Oakwood is one of the most popular types of wood for flooring, furniture, and construction. It is known for its beauty as well as its strength and durability.
Benefits of Oak Wood
Oak is a type of hardwood that is known for its durability. It offers a high degree of strength which means it will be less prone to scratches and dents compared to softwood.
Some types of oak offer an impressive level of moisture resistance, which means they are ideal for use outside because they will resist rot.
Oak has a grain that is distinctive without being too bold. It is a look that is considered to be very attractive, which adds to the popularity of this type of wood.
Resistant to warping
Oak will not warp easily, compared to many other types of wood, which will warp over time, especially when exposed to sunlight.
Red Oak Vs. White Oak Trees
There are over 600 species of oaks growing around the globe, but the list of oaks that are commonly used for their lumber is much smaller.
Different species of oak trees have been divided into two categories; red oak and white oak. You might expect that these groups would be defined by the color of the tree’s bark, the foliage it produces, or the color of the timber, but the color is actually not significant in determining which category the oak tree falls into.
Red oak trees have foliage with bristles at the end of each lobe, and they produce acorns that take two seasons to mature. White oaks, by comparison, have rounded lobed leaves and produce acorns that mature in one season.
The wood produced by red oak trees tends to be slightly softer than white oak, though, in practical terms, both types of oak wood will perform at a very similar level. Red oak has a more noticeable grain than white oak, making it better suited for a dramatic style.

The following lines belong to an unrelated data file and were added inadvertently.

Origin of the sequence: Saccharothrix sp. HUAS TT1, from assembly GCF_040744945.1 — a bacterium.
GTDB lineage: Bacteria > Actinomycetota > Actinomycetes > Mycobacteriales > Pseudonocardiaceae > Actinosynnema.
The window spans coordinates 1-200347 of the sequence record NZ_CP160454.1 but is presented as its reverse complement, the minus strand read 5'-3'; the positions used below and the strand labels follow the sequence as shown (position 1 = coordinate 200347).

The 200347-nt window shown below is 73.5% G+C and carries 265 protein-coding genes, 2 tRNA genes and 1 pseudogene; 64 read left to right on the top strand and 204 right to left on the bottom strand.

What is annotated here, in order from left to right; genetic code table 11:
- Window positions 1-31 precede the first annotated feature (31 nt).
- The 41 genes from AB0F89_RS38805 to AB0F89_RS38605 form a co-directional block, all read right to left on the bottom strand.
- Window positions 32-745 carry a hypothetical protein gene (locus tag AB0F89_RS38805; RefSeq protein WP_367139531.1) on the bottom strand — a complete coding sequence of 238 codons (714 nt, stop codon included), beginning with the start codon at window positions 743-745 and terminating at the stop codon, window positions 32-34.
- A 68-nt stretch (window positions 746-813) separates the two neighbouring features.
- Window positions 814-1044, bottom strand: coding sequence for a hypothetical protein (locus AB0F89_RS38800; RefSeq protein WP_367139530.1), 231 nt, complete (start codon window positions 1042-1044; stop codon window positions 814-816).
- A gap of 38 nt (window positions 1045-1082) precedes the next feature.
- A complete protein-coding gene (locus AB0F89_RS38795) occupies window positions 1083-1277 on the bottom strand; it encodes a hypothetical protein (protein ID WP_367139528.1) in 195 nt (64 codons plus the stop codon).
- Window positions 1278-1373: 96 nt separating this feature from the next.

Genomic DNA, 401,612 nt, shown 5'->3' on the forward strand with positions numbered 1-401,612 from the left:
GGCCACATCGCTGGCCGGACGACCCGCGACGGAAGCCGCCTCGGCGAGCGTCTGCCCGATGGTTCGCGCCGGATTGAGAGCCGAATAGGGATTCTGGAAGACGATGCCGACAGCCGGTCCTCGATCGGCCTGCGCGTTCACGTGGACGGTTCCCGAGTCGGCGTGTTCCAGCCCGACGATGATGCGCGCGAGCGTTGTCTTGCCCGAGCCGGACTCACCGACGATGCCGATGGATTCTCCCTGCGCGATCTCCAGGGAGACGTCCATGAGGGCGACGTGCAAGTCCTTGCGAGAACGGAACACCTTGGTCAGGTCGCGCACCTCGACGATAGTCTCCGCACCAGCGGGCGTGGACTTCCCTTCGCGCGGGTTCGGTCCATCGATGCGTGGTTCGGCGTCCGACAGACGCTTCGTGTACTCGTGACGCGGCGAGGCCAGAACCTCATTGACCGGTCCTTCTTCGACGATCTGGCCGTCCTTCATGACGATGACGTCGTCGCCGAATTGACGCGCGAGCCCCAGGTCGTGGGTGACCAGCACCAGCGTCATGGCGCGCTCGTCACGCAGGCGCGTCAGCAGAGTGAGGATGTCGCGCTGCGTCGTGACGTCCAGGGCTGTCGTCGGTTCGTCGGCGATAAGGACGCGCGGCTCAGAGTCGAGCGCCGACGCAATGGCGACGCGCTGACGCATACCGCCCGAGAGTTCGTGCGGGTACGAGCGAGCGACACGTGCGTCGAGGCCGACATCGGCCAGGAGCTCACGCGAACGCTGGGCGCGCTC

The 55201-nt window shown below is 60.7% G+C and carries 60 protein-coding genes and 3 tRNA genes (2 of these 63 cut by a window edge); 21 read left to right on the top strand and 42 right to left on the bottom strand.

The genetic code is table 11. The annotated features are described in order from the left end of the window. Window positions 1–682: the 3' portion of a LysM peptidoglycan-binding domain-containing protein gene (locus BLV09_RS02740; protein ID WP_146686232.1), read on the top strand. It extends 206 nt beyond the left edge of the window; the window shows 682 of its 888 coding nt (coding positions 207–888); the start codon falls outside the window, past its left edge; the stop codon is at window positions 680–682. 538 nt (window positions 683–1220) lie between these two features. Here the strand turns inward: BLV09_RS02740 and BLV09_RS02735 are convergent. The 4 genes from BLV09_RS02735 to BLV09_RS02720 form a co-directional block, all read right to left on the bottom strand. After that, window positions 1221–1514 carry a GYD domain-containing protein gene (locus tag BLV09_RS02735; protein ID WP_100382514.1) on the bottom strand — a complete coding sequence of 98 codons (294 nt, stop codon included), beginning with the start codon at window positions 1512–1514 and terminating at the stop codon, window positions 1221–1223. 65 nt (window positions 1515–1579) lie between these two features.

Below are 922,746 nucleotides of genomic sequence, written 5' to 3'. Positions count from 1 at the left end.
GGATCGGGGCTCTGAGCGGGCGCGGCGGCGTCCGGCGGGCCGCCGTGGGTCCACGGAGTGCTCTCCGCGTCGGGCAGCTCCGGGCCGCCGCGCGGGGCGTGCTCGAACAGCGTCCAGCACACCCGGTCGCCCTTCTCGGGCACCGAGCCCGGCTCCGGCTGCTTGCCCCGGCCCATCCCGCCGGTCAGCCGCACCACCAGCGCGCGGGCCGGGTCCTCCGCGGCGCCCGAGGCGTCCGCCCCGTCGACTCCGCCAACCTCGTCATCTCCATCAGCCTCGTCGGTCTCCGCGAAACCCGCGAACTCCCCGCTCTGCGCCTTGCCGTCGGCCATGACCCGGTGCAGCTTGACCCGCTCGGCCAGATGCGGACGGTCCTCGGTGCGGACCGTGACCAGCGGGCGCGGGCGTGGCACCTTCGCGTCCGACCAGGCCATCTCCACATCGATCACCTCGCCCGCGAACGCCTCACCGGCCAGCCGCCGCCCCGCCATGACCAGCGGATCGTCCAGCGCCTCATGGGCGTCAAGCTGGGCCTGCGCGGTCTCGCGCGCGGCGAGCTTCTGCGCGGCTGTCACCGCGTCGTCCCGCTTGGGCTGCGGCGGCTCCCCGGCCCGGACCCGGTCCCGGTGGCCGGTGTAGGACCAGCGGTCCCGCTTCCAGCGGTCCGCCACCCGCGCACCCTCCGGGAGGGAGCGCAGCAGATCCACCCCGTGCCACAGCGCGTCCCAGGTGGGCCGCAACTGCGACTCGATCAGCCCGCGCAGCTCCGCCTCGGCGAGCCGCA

It will have a pale cream color with a slightly pink undertone, compared to white oak, which is a more beige to light brown color without any hint of pink or red. Trees that are categorized as red oak include:
Black Oak, Quercus velutina
This oak tree is native to central and eastern North America, and it is widespread across this area. It grows to heights of between 60 feet and 140 feet, depending on the location. The tree is named after its dark bark, which is almost black in color, though beneath the surface, it is yellow.
The wood from this tree has a coarse and grainy texture which is a medium shade of red-brown. It is widely used in cabinetry and furniture making, as well as in flooring and veneer.
Laurel Oak, Quercus laurifolia
Native to the southeastern and central United States, this is a medium-sized tree that is predominantly used for landscaping since it has a fast growth rate. Its acorns also provide an important source of food for deer, squirrels, quail, and raccoons. The wood from this tree is rarely used as lumber and instead is used for pulpwood.
Pin Oak, Quercus palustris
Also known as the Spanish swamp oak, this tree is native to the eastern US. It is a medium-sized tree, reaching heights of between 60 and 70 feet tall. It is a popular landscape tree since it grows quickly at a rate of between 2 and 3 feet in height each year, and it is also tolerant of a wide range of growing conditions.
The wood from this tree is heavy and hard, which makes it well suited to use as firewood because it will burn slowly and as lumber in construction. This wood features lots of small knots, which can make it weaker than other types of red oak, and affects its visual appeal. As such, this type of oak is not commonly used in flooring or furniture making.
Scarlet Oak, Quercus coccinea
This tree is native to the central and eastern United States, growing to heights of between 60 and 100 feet tall. This is favored as a landscape tree due to its striking vibrant red fall foliage. The tree also produces wood which is widely used in construction, furniture making, veneer, and flooring.
The wood from this tree is red-brown in color, varying from light to medium in shade. It has a coarse texture and large pores. It benefits from a pleasant aroma associated with oak trees.
Water Oak, Quercus nigra